Once a person has been diagnosed with Parkinson's Disease, he or she should build a game plan. The game plan should include at least one goal such as reducing symptoms, minimizing side effects, maintaining daily living activities, or maximizing independence. Once a goal is chosen, the patient, with the help of his or her doctor or physical and occupational therapists, should create a schedule of exercise and a nutrition, sleep, and support plan.
Exercise helps the patient keep control of his or her movements by reducing gait problems, improving flexibility, and increasing muscle strength and balance, among other healthy benefits. Having the proper diet can help people living with Parkinson's Disease avoid bone fractures, dehydration, bowel impaction, and weight loss. Sleep—good sleep—helps keep the body and mind functioning. Because nightmares are a common symptom of Parkinson's, patients should avoid stimulants such as alcohol and caffeine and go to bed and get up at the same time every day so that the body can get used to a sleep schedule.
Surgery can be used to treat Parkinson's Disease, but because the location of the target selection is different in each patient, it is only generally located until the brain is opened. Once the brain is opened, the location of the target selection is pinned down. When the surgery is successful, the patient may have to do some post-operative rehabilitation on the affected limb. The patient should also continue taking the Parkinson's Disease medications.
Once the target is confirmed, a test lesion is made for one minute. During the time of the test lesion, the patient is tested for motor dexterity, sensation, and verbal skills. If the tremor improves and no other neurological problems occur, a permanent lesion is made at 75 degrees for one minute. While making the lesion, the patient's neurological status is monitored, and the procedure is stopped if there is any type of impairment or negative changes. If the lesion is not large enough, based on physiologic responses and recordings during the operation, the lesion can be enlarged.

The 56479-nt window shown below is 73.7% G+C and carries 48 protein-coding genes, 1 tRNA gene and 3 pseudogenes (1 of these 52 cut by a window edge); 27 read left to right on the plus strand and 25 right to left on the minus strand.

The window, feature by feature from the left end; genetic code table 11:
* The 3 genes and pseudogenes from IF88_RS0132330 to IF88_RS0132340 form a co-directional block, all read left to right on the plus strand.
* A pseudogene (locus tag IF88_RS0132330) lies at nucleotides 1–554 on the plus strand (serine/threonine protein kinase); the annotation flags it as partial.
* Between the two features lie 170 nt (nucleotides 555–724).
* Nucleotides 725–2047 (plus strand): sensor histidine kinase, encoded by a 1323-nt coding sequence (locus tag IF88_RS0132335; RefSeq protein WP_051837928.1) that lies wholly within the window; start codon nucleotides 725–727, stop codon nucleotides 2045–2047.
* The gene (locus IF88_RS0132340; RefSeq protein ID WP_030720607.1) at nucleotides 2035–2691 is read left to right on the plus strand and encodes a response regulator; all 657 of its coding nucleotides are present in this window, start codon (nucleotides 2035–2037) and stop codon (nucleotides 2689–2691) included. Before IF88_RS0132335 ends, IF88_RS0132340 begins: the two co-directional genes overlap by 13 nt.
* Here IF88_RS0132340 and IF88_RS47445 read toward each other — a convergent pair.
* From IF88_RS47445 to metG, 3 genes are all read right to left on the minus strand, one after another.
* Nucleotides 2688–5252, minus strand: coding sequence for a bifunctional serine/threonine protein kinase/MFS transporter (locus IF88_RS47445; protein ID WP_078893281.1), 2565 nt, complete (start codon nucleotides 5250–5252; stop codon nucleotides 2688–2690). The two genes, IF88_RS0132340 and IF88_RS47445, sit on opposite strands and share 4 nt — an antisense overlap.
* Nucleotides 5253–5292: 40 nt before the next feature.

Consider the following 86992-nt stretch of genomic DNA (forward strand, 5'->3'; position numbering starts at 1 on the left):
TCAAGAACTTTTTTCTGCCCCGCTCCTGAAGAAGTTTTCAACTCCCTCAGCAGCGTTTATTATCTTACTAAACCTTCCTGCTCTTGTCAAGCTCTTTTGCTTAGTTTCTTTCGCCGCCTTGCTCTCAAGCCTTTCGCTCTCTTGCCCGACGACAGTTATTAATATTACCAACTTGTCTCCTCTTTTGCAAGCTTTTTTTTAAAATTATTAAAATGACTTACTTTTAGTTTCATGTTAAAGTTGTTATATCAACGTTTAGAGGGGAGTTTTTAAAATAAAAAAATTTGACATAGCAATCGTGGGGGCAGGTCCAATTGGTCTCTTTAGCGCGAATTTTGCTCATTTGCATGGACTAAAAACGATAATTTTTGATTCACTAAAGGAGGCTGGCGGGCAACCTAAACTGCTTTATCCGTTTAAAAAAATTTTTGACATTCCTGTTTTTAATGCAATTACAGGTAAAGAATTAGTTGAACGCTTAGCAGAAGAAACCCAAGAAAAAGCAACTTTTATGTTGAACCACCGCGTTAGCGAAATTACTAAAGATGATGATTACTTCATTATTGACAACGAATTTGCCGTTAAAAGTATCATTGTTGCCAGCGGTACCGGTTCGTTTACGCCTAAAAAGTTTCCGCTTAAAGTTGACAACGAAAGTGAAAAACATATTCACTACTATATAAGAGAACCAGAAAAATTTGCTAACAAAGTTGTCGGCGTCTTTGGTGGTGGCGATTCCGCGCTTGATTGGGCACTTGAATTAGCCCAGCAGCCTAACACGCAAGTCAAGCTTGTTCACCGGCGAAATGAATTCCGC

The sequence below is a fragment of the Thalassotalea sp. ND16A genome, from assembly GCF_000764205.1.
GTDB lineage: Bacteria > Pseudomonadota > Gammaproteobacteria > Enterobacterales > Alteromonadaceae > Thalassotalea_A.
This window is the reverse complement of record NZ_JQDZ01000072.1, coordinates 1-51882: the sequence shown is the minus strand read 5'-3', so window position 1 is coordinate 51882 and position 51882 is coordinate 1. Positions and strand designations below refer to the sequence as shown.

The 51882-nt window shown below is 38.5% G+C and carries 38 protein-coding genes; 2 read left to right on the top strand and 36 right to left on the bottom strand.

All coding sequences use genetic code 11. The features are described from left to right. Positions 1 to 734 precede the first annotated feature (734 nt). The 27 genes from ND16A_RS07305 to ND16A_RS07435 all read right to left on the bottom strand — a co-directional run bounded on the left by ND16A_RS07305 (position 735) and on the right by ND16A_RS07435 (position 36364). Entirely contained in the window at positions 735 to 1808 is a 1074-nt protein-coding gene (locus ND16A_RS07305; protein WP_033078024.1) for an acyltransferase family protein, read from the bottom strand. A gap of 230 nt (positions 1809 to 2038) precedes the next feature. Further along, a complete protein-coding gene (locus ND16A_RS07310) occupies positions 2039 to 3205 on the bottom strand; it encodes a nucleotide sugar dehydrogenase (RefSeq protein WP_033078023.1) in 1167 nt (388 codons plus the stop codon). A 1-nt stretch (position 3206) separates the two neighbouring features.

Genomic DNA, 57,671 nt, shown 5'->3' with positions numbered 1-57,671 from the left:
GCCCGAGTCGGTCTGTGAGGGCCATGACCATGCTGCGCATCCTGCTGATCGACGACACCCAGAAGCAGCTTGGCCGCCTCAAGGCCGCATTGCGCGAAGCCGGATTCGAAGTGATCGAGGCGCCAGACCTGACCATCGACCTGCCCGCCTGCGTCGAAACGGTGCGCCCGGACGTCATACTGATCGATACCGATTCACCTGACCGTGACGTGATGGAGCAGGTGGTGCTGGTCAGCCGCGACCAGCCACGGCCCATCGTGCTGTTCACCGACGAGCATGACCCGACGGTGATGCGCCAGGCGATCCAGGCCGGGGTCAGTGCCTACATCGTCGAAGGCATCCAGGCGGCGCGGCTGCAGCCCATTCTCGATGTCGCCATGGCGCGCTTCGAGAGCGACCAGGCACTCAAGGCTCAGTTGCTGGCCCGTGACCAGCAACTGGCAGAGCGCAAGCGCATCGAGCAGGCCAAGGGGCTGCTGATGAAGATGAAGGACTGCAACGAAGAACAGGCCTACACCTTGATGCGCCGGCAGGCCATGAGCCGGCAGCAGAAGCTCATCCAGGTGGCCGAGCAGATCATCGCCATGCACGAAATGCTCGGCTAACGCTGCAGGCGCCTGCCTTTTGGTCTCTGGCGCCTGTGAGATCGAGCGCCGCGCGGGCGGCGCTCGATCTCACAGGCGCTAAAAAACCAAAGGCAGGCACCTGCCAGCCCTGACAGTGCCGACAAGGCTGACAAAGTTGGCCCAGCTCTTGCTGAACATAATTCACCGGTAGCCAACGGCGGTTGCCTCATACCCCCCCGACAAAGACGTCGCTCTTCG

In addition to drug treatment for Parkinson's Disease, there are also protective treatments. Drug treatments are symptomatic treatments, as they treat the symptoms of Parkinson's Disease. Protective treatments or neuroprotecetive therapies try to stop the disease, or at least delay the start of the disease.
The substantia nigra is the part of the brain that is involved in the production of dopamine. Dopamine is the substance that keeps the joints lubricated. Cell loss in the substantia nigra is the actual cause of the symptoms of Parkinson's Disease. Neuroprotective treatments have been found to have some positive effects early in disease onset.
Selegiline inhibits the enzyme MAO-B. MAO-B breaks down dopamine, so the inhibition of MAO-B prolongs the dopamine action in the brain. While this drug has not been proven to stop Parkinson's Disease, in theory, it should slow the disease.
Coenzyme Q-10 affects the energy-generating mechanisms in cells. Cells must have energy to live and to work. Mitochondria is what gives the cells energy (it is the cell's “batteries”). Because the coenzyme Q-10 affects the cells, it can possibly help treat Parkinson's disease by “forcing” the cells to continue doing their jobs, which is producing and dispersing dopamine.
Maintaining muscle tone and function can help with some of the symptoms of Parkinson's Disease. If a patient is on medication for Parkinson's, an exercise program designed for that patient's particular symptoms can complement that treatment. Prior to starting an exercise regimen, a patient should visit his or her doctor or physical therapist, as the doctor or therapist can help determine which types of exercises will best benefit the patient.
In addition to 10 tips (link: http://www.cnsonline.org/www/archive/parkins/park-03.html) to help a Parkinson's patient walk and keep balance, there are exercises to help with the following:
Parkinson's Disease is a chronic, progressive disease, which means that, as time goes on, the symptoms of the disease become more advanced. Because some patients have problems with psychological adjustment to the diagnosis, additional difficulties can manifest:
Patients with Parkinson's Disease have motor function degradation and loss because the brain does not produce enough dopamine, which is what keeps the joints lubricated. In addition to physical and psychological treatments, drug treatment is available. Drug treatment aims to produce dopamine, and while it won't make the disease go away, it will have a considerably favorable effect on the symptoms of Parkinson's Disease.
There are many types of different therapy that can be done to make it easier to cope with multiple sclerosis, but there is no cure for the disease. For treating secondary-progressive multiple sclerosis, a number of drugs are available: particularly Rebif®, Betaseron® and Avonex®. These drugs have shown some impact on how fast secondary-progressive multiple sclerosis advances.
There are also disease-modifying drugs. These drugs regulate the immune system and appears to correct some things that are fundamental to the advancement of multiple sclerosis.
Chemotherapy also slows multiple sclerosis. Novantrone® is a common chemotherapy drug used in multiple sclerosis patients, but if a patient takes too much of it, the patient can suffer from heart damage. The doses of Novantrone® allowed over a lifetime is regulated. Chemotherapy kills the cells the contribute to multiple sclerosis, and the hope is that, when using chemotherapy, new, healthy cells grow back.
When trying to choose a type of drug therapy for multiple sclerosis, research all of the side effects for all of the drugs. With the help of your doctor, choose the least damaging drug that can help you.